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Can Fan Service Kill Cinema?

/ Warning, this article contains major spoilers from the storylines of Ghostbusters: Afterlife and Spider-Man: No Way Home /

At first associated with Japanese anime, the term “Fan service” has since adapted to cinema films. We denote by “Fan service” this practice of fueling the passion and fantasy of fans through the content offered to them. Today, this way of proceeding is for the most part constitutive of today’s Blockbusters. In a micmac between pop culture and cinema, as soon as one adapts video game or pre-existing source material in dark rooms, the director comes up against a major problem: trying to compose a work of cinema while respecting the initial loan.

In other words: Jeff Fowler (Sonic 1 and 2) must walk on eggshells to fit the character of Sonic or Knuckles for example. Many expect the two hedgehogs to be the same as those in video games. But is this desire to systematically have to give the fan what he wants to benefit from, is this killing cinema?

The Ghostbusters example

The symptom of this consideration can be seen with the deductible Ghosbusters. By ousting the first two opus ofIvan reitman of his timeline and starting all over again with his 2016 and its 100% female cast, Paul feig has drawn the reproach of fans of the Ghostbusters. He was accused of vomiting up the legacy of Ghostbusters originals that have been, over time, firmly cemented into the roots of pop culture. If the feature film Feig is clearly bad on many points, we cannot blame the American filmmaker for having betrayed his cinema. If we look Emily’s shadow (2018), Spy (2015) or Les Flingueuses (2013), we find all the themes dear to Feig’s cinema: the strong woman, leader of the story, the bold and easy humor and the colorful pastiche very “telefilm”. Because Feig is a filmmaker of self-derision, which may excite or annoy some.

Bottom line: fans didn’t like his Ghostbusters since they have neither adhered to its aestheticism, nor to its biases. For the fans, Ghostbusters it is Bill Murray, Harold Ramis, Ernie Hudson, Sigourney Weaver and Dan Aykroyd. And Feig made the big mistake of wiping out the past without paying homage to the original actors (he tried to do it with rather moldy cameos).

Jason reitman has therefore reactivated the franchise but with a different desire, to maintain the legacy of the old Ghostbusters, even if it means making them come back in the new films planned. Many retain, moreover, mainly the appearance of the original ghost hunters and not the rest of the film or its very nice visual. To seduce the spectators, the filmmaker had to comply with their desires.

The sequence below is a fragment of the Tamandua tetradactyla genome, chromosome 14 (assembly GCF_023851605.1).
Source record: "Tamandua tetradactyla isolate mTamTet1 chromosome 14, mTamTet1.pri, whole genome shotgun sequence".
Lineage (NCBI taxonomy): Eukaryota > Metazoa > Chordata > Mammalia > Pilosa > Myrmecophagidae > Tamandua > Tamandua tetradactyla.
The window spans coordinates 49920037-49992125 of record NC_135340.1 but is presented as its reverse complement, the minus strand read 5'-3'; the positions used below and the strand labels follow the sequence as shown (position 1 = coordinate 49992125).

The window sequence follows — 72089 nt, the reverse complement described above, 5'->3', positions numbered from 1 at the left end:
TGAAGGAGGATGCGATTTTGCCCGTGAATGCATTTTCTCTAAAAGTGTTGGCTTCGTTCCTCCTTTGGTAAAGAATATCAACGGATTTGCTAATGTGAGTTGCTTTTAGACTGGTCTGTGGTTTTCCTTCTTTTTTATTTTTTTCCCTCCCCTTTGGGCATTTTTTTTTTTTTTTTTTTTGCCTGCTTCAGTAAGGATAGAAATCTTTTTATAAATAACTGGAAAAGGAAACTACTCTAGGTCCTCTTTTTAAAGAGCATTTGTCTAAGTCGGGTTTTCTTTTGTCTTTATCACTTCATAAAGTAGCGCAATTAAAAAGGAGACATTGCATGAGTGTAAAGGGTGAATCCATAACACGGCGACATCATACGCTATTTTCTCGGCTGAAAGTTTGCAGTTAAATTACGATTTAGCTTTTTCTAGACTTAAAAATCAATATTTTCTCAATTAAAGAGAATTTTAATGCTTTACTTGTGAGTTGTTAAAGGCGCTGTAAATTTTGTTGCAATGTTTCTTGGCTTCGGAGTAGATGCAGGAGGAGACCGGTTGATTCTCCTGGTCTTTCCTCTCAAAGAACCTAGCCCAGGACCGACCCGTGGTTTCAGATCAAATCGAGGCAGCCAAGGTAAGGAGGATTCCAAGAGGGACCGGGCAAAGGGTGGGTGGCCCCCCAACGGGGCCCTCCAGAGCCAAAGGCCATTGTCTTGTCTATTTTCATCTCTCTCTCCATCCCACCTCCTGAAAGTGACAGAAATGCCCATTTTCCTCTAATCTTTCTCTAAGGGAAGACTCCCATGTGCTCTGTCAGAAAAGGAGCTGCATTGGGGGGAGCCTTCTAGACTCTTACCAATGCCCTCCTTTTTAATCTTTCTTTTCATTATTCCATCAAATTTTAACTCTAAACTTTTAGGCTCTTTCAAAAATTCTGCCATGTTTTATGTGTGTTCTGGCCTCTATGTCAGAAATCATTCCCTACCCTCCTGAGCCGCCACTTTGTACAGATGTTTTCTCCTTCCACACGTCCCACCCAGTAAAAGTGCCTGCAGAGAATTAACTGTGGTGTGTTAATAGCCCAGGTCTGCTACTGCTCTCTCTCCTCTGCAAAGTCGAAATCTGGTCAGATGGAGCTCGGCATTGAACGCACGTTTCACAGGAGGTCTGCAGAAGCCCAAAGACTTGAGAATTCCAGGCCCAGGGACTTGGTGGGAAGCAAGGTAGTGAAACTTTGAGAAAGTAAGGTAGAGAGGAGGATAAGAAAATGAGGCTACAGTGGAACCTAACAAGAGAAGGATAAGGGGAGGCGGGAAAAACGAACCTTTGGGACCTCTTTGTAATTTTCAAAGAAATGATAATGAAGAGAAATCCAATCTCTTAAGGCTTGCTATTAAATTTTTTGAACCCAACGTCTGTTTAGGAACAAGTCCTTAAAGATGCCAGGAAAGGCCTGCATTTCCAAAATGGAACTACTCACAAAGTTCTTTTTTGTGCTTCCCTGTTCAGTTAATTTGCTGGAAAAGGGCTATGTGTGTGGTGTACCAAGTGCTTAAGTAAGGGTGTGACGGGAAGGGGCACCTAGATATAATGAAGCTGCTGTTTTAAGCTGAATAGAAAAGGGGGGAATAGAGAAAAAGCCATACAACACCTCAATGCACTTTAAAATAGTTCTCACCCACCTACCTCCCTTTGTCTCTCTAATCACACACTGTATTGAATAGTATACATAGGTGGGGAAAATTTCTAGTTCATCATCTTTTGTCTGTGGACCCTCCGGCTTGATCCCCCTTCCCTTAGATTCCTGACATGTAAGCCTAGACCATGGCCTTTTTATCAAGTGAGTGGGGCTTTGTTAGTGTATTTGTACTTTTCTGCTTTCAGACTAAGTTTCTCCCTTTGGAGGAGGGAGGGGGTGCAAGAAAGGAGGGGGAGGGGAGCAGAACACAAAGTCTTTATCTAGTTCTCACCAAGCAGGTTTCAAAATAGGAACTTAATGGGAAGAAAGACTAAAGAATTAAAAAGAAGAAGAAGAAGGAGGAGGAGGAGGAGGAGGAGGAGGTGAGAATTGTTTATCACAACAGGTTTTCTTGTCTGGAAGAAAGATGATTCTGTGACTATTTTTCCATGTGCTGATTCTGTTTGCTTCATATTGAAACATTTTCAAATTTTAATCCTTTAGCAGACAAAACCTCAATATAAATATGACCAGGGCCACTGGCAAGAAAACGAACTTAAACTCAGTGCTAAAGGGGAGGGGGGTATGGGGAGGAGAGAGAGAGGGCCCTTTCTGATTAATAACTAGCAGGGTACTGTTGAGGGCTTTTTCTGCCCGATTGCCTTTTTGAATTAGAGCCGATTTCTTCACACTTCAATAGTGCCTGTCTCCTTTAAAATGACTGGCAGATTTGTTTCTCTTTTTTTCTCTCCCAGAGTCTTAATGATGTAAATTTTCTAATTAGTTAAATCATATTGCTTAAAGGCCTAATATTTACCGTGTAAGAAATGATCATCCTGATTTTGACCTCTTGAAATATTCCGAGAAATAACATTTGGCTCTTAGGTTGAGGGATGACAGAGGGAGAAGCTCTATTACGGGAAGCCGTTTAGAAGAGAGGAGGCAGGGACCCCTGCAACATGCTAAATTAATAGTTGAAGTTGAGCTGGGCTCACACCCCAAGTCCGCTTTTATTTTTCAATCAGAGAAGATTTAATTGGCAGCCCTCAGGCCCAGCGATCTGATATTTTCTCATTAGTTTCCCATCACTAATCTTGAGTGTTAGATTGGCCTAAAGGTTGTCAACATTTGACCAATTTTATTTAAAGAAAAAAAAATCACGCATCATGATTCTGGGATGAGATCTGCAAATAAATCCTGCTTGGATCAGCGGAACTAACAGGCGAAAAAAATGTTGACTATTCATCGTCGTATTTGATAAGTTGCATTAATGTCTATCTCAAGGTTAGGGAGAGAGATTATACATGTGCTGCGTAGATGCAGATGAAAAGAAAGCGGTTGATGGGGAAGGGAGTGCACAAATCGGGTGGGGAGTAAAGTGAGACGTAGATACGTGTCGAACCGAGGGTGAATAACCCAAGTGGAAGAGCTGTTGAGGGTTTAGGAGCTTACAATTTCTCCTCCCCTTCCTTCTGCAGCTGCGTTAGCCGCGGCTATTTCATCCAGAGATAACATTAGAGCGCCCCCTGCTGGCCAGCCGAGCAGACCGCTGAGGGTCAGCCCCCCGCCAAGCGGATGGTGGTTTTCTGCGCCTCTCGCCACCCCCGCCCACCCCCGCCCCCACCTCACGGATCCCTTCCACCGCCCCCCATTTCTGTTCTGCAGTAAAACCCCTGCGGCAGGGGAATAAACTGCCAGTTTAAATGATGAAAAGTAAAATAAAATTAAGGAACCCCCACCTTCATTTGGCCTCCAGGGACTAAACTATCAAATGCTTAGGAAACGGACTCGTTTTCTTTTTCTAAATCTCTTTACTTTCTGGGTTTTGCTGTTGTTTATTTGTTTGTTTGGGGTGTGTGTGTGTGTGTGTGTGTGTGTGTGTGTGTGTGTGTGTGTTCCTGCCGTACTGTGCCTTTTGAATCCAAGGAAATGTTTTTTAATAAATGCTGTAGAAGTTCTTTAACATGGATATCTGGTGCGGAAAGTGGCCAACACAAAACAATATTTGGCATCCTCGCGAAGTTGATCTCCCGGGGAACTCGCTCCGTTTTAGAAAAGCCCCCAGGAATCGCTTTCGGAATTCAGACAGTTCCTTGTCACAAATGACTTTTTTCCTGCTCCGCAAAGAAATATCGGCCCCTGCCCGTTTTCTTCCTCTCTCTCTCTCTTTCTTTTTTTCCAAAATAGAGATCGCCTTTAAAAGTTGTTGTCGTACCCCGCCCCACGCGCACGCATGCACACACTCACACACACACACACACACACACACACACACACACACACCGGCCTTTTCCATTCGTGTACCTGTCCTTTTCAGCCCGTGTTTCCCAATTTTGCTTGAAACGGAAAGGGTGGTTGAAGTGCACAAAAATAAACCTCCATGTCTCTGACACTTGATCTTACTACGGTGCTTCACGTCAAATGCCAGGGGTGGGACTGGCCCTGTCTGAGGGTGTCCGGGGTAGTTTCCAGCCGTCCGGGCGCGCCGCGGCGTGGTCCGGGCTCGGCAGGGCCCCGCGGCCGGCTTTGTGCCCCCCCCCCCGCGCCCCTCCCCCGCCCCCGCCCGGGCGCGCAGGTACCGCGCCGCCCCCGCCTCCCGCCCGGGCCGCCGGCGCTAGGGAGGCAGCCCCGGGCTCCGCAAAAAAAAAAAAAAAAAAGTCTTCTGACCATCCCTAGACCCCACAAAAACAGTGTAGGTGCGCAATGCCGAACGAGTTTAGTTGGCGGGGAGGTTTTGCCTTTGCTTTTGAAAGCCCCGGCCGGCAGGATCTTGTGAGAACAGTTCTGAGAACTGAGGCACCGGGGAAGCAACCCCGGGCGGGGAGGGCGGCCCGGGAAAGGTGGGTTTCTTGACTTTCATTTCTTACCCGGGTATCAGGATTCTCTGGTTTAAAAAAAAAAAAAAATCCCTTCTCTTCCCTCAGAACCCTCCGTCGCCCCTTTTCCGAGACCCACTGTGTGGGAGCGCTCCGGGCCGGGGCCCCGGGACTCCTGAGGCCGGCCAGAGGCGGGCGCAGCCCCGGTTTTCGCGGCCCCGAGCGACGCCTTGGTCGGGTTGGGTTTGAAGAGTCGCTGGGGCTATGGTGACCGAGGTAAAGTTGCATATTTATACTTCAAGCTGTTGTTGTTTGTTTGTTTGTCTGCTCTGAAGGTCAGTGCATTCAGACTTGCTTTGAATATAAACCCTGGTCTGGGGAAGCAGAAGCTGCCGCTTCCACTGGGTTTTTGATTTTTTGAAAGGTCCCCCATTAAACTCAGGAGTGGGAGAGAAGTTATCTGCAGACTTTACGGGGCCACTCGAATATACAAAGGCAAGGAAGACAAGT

The No Way Home fantasy

The MCU phenomenon has not stopped fueling the craziest rumors on the Internet for months. So much so that fans clearly had a shopping list of things they wanted to see in the movie, otherwise they would be disappointed. As a result, everyone screamed with joy at the arrivals of Tobey Maguire, Andrew Garfield and also Charlie Cox in Daredevil. Everyone loved reviewing interactions between Octopus and Maguire, to regain Willem Dafoe comfortable in the role of Green boffoon. Nostalgia immediately seized this Spiderman with a simple observation: Kevin Feige, Jon Watts and Marvel have delivered a lot of fan service to aficionados of the Spider-Man universe.

But all this sounds like a cover-up. What to retain from the film except the joy that comes from seeing all these villains and these cult characters? Not much. The visual of No Way Home is poor. The final confrontation takes place on scaffolding, in the middle of the night. Everything is super minimalist while Doctor Strange 2 seems to strip a lot more from that point of view. It is likely that Jon watts killed everything that makes his film a “film” by simply and effectively offering what the fan came to ask for: a Spider-Verse technically uninspired.

You don’t like being innovative

When we divert original material to offer something personal, we run into popular vindictiveness.

Assassin’s Creed (2016) of Justin kurzel, was shouted at by critics, who assured that the filmmaker had massacred the games ofUbisoft. Still, just watch the adaptation of Shakespearean tragedy Macbeth done by Kurzel to understand that the latter has readapted the franchise to match the message he wanted to send as a filmmaker. Same process with Sonic: the movie. Jeff fowler wanted to come up with a more humanoid design for their hedgehog but came up against criticism from fans, and the hedgehog went back to post-production. For a good result certainly, but dictated by the fans.

Thus, the fan service often comes to put obstacles in the wheels to the creators and spoil the general result of certain feature films. We want so much to find certain things in a film that we tend, in the end, to forget the rest. And you what do you think ?

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